US set to become world's top oil exporter, surpassing Saudi Arabia
Boosted by shale poduction, the US overtook Saudi to become No.1 in June for a brief period. After losing the spot in July and August, it looks to take lead again.
In March this year, energy research firm Rystad Energy made a forecast that the United States would soon topple Saudi Arabia as the biggest exporter of oil and liquids. The remarkable achievement was made possible by the steady rise in oil production from US shale plays and rise in oil export capacity in the Gulf Coast region. The firm also said that this was unprecedented since the West Asian Kingdom started selling oil overseas in the 1950s. Rystad Energy’s prediction came true as the US pipped Saudi Arabia and Russia to become the world’s top exporter for the first time in June this year. America’s crude exports topped three million barrels daily in June, as per the International Energy Agency (IEA), and it pushed its total oil exports to nearly nine million barrels per day.
The Saudis, on the other hand, slashed exports of crude and other energy products as part of the OPEC’s (Organization of the Petroleum Exporting Countries) long-standing price-boosting efforts. The Russians faced problems in their exports because of logistical reasons.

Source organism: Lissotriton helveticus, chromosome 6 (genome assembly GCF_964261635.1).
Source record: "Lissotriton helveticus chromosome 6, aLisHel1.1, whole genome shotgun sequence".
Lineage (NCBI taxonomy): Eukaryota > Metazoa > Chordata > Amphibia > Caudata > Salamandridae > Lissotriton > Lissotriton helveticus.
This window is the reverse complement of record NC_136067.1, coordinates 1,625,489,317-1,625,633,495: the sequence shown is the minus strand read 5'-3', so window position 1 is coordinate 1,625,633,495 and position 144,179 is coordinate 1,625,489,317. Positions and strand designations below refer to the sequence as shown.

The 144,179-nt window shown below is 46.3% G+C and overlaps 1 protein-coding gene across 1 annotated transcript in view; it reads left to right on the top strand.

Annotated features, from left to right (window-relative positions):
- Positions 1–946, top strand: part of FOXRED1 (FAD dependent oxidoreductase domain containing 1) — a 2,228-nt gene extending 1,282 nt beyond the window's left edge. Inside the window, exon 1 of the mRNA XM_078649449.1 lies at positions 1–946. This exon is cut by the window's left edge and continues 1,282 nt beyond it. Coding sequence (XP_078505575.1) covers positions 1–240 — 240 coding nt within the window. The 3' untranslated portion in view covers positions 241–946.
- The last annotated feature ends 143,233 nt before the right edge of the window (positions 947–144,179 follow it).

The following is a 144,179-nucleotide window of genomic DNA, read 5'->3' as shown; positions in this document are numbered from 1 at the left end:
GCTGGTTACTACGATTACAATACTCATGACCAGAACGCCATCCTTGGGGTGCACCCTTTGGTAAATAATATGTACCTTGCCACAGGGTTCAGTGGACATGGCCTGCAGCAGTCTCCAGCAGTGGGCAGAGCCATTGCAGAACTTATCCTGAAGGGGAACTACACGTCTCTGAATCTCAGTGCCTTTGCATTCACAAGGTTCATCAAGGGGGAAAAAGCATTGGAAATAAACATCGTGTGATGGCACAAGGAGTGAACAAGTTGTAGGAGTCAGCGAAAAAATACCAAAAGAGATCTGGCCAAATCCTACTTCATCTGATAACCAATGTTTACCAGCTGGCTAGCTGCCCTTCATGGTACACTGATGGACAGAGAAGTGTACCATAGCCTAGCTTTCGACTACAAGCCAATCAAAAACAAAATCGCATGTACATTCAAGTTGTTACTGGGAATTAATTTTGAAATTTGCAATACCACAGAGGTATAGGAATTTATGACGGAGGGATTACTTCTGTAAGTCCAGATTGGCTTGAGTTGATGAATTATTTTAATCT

US challenges Saudi's top position again
Six months since Rystad’s prediction, the IEA has come up with yet another forecast. It now expects the US to challenge Saudi Arabia’s position as the world’s leading oil exporter once again. Riyadh reclaimed the No.1 position from Washington in July and August as the US found itself coping with natural disasters, the Paris-based agency said. The IEA also added that the ongoing trade dispute also hit its shipments from finding new markets, allowing competitors to surge ahead.
“Booming shale production has allowed the U.S. to close in on, and briefly overtake, Saudi Arabia as the world’s top oil exporter,” the IEA said in its monthly report on Thursday, September 12.
With Riyadh continuing to curb and the IEA saying America’s crude exports could see a rise by a further 33% from June levels to as much as 4 million barrels a day, the tussle for the the No. 1 slot looks tight in the months ahead.
“The installation of the necessary pipelines and terminals is continuing apace, which will ensure that the trend continues.”
The IEA's monthly report surfaces at a time when the US has been seen actively pursuing “energy dominance”, regardless of the oil prices. US Deputy Energy Secretary Dan Brouillette told CNBC last week in Abu Dhabi that President Donald Trump often shares his thoughts on energy dominance with him.